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Official Launch of the World Centre for Language Documentation

16-05-2007 (Paris)
Official Launch of the World Centre for Language Documentation
Debbie Garside, CEO, WLDC
The World Language Documentation Centre (WLDC), which comprises world-renowned experts in language technologies, linguistics, terminology standardisation, and localisation, was officially launched on 9 May 2007 at the offices of UNESCO in Paris.
The aims and objectives of the WLDC are wide and far-reaching and include the promotion of multilingualism in cyberspace and the maintenance and sustainability of the wealth of information about the languages of the world. Developed countries may think of the Web as ubiquitous, but there is a distinct lack of content in a majority of the world's languages.

The predominance of use of the English language in readable Web content is gradually being suppressed, but as a variety of studies have demonstrated the Web does not present a reliable surrogate for the use of languages in the world.

In a number of cases, this is because the capability for representing these languages and the variety within these languages is lacking.

The launch of a World Centre is due, in part, to a significant expansion to a series of international standards that are fundamental to a number of information systems and the need to encapsulate a broad range of linguistic and technical expertise.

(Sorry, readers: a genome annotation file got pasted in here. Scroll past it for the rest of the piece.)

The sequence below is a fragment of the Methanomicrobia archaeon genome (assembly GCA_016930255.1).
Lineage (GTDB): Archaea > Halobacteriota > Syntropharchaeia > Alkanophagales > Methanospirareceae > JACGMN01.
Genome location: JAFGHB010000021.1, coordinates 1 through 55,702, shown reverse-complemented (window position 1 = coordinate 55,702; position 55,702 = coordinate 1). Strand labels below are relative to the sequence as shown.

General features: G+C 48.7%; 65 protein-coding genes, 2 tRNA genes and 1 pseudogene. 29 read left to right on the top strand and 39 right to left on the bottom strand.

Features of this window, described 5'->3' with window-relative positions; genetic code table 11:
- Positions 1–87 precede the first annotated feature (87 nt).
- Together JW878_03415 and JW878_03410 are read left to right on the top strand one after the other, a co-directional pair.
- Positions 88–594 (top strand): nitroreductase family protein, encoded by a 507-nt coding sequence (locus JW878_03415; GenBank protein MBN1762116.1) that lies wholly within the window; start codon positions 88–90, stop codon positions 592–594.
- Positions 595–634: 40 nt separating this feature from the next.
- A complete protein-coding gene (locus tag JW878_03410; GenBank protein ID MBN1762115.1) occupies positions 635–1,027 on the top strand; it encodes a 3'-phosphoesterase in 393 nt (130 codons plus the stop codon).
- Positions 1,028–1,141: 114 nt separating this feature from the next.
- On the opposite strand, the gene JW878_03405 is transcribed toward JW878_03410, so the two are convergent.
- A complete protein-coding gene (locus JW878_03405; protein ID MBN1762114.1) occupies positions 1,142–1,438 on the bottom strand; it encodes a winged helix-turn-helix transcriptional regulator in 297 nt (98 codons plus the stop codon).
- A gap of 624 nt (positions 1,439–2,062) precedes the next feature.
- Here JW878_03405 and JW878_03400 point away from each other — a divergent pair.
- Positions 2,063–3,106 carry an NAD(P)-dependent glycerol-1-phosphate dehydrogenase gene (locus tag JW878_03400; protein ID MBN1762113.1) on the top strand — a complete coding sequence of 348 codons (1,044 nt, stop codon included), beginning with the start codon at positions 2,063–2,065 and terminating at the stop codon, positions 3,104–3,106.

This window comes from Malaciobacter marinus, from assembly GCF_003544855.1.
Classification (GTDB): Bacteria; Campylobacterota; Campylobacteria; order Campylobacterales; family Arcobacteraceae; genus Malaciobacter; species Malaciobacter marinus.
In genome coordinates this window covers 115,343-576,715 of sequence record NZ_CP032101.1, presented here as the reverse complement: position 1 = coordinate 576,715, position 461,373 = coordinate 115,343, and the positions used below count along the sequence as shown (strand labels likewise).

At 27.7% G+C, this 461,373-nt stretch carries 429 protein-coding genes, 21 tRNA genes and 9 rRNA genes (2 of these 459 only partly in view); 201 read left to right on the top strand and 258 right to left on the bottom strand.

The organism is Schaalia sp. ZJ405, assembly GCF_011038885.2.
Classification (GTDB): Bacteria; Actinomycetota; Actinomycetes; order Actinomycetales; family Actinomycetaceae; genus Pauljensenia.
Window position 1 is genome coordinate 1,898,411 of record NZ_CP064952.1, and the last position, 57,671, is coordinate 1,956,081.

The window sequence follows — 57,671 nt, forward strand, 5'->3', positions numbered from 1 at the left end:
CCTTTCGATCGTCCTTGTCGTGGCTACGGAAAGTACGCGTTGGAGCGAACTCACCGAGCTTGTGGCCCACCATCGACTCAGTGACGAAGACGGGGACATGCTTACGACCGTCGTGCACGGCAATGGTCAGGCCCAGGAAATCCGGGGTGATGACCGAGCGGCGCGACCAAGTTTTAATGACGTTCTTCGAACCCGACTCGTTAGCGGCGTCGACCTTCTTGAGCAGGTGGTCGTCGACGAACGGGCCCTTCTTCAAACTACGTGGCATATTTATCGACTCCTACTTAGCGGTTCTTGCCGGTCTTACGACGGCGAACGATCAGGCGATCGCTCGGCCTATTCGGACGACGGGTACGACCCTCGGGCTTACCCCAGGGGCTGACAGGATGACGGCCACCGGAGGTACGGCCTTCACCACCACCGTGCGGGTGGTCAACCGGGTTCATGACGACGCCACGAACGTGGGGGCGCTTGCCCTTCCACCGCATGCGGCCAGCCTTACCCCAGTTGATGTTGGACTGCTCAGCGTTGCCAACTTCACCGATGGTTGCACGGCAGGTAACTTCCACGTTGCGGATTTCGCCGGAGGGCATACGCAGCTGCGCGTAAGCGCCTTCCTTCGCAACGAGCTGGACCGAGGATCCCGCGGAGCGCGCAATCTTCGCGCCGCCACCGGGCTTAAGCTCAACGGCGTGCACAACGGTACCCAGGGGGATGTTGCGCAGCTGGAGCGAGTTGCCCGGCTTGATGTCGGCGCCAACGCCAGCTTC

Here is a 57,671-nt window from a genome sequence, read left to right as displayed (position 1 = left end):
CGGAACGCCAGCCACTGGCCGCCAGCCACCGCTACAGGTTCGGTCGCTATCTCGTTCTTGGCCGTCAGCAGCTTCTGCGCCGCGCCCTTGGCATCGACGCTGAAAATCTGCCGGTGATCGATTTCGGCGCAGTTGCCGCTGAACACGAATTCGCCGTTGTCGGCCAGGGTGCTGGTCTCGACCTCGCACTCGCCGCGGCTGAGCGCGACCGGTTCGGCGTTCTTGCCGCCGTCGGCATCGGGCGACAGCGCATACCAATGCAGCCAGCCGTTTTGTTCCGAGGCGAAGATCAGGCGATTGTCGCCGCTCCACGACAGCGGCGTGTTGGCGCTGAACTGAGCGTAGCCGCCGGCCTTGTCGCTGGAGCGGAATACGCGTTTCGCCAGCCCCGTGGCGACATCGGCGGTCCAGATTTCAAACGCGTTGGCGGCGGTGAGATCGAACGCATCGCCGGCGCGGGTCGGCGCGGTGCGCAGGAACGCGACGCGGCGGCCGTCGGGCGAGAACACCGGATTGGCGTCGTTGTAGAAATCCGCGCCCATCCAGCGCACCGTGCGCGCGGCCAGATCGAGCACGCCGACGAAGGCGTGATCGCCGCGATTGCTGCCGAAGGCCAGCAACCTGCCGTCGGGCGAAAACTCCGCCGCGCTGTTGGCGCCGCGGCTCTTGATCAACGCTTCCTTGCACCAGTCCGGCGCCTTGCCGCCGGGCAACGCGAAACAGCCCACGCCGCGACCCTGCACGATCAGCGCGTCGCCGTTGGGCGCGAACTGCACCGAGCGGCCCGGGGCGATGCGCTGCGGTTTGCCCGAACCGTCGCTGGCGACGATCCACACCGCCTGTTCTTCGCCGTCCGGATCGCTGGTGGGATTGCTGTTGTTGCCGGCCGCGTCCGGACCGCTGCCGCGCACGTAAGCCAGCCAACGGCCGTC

The International Organization for Standardization (ISO) publishes the standards that result in identifiers, referred to by some as metadata such as “en” and “fr” being used in computer systems to stand for “English” and “French, respectively.

Some web search engines allow users to specialize their searches to pages that are using these language identifiers, Accoona for example.

Until this year, there were about 400 such identifiers in ISO standards; early in 2007 this number was expanded to over 7,500, and 2008 is expected to see this number expand way beyond 30,000.

The reason for this significant expansion is to allow for the identification of languages in all their written, spoken and signed varieties.

Until now, ISO standards have only catered for a small proportion of languages.

These new ISO standards provide for the ability to index and retrieve the potential content of a truly diverse and multilingual information society and for the future development of technologies with greater language-targeting features.

Work is already in progress in the Internet community through the Internet Engineering Task Force (IETF) to make use of these emerging standards and discussions are already underway in relation to the so-called "Multilingual Internet" - described by some as a major element of the Next Generation Internet.
Official Launch of the World Centre for Language Documentation Participants during the meeting
Related themes/countries

      · France
      · Multilingualism in Cyberspace
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